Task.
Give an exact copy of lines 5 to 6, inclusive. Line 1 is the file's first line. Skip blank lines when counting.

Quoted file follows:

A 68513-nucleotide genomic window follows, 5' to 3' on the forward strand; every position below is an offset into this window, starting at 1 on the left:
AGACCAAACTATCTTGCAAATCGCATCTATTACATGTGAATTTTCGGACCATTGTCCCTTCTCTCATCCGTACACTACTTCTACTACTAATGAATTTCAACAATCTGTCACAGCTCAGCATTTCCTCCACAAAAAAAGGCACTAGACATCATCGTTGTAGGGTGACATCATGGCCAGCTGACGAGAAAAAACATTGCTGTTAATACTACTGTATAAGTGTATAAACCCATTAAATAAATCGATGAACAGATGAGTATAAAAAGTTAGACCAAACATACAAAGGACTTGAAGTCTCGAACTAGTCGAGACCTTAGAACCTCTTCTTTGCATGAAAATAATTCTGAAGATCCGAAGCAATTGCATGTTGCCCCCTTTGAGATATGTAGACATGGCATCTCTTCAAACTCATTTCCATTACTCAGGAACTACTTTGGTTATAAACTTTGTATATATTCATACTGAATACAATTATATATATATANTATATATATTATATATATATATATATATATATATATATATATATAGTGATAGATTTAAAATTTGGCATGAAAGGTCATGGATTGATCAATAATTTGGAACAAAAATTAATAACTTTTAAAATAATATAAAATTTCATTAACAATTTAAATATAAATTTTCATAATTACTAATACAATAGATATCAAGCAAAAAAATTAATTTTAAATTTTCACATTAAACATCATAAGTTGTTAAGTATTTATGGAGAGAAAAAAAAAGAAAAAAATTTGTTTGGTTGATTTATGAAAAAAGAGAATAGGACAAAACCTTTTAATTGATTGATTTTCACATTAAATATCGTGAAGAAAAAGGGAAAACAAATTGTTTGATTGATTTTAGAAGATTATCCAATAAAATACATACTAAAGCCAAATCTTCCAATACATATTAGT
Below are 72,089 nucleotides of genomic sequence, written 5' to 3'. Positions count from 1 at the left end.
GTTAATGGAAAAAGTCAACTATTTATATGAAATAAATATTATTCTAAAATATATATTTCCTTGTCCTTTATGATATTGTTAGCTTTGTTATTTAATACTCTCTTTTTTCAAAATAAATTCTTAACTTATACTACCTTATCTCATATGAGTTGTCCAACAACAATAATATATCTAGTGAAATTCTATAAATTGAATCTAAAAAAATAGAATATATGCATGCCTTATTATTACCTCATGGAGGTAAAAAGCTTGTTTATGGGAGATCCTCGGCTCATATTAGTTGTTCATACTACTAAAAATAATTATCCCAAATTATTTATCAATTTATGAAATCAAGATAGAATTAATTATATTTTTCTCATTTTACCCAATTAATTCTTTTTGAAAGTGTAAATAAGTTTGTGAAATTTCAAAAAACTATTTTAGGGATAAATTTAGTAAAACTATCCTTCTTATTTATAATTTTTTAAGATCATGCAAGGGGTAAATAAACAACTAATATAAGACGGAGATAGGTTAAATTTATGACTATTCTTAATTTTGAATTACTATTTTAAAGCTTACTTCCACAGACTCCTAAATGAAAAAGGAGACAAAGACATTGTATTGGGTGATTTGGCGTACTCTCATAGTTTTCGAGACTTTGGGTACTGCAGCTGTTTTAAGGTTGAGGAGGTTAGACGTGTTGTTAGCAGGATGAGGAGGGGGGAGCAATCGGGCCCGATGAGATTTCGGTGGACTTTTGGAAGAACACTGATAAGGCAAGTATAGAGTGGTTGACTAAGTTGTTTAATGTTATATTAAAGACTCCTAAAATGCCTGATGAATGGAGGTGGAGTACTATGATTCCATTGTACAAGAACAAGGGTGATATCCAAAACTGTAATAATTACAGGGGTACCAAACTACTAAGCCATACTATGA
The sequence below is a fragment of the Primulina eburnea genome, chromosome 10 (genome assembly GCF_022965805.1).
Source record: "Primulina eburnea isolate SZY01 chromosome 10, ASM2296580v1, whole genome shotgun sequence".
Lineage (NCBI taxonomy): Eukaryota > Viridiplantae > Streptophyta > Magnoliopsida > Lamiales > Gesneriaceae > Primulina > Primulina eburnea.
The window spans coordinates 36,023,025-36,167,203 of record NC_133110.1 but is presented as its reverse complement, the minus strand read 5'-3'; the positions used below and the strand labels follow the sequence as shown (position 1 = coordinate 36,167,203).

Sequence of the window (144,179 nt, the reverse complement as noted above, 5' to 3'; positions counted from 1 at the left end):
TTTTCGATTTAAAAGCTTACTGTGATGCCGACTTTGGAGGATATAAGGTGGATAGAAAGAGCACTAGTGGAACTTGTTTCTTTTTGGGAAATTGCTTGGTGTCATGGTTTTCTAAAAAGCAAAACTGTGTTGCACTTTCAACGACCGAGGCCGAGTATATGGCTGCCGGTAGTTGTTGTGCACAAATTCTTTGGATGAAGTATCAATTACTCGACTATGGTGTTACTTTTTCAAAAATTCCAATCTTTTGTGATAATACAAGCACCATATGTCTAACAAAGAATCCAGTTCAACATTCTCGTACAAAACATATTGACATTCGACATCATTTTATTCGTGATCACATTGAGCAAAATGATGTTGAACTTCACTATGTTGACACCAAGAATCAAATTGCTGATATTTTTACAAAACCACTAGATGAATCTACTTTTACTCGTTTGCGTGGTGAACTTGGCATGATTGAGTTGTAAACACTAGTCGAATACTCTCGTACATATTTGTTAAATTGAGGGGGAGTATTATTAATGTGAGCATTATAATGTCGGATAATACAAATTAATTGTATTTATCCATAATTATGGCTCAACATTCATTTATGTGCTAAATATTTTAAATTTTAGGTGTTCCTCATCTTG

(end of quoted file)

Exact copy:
The sequence below is a fragment of the Primulina eburnea genome, chromosome 10 (genome assembly GCF_022965805.1).
Source record: "Primulina eburnea isolate SZY01 chromosome 10, ASM2296580v1, whole genome shotgun sequence".